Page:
Now let’s have a detailed look on these laws and see how they penalises the government official for the acts of corruption.

  • Indian Penal Code, 1860:   

The section 21 of the IPC defines “public servant” as a government employee, officers in the military,navy or air force; police, judges, officers of Court of Justice, and any local authorityestablished by a central or state Act.[17]

Section 169 deals with public servant unlawfully buying or bidding for property. The section states that “Whoever, being a public servant, and being legally bound as such public servant, not to purchase or bid for certain property, purchases or bids for that property, either in his own name or in the name of another, or jointly, or in shares with others, shall be punished with simple imprisonment for a term which may extend to two years, or with fine, or with both; and the property, if purchased, shall be confiscated.”[18]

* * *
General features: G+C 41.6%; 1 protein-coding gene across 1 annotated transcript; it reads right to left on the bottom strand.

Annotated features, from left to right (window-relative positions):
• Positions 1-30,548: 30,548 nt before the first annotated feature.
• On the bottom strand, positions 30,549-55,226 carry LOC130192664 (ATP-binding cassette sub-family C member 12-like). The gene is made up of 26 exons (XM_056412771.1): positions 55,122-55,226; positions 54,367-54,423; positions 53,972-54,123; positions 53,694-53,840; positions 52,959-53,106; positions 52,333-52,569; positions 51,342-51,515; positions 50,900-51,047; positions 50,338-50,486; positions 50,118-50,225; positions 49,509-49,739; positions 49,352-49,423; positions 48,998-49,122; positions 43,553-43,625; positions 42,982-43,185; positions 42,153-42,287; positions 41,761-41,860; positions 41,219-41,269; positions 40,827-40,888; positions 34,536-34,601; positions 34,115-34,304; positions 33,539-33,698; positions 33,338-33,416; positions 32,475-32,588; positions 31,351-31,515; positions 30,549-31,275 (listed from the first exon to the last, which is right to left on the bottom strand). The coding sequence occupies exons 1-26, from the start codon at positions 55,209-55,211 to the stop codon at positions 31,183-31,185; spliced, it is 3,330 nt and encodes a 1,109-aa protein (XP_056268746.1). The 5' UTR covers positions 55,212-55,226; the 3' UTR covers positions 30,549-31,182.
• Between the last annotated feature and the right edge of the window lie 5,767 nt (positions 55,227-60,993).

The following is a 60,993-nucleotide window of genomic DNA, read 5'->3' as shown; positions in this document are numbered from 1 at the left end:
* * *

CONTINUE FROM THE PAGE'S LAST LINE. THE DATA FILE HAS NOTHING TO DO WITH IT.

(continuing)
Section 409 deals with criminal breach of trust by a public servant. The provides that a public servant will be punished with life imprisonment or with imprisonment of up to ten years and a fine.

  • The Prevention of Corruption Act, 1988:

 The categories that are included in the definition of Public servant under IPC also includes office bearers of cooperative societies receiving financial aid from the government, employees of universities, Public Service Commission and banks.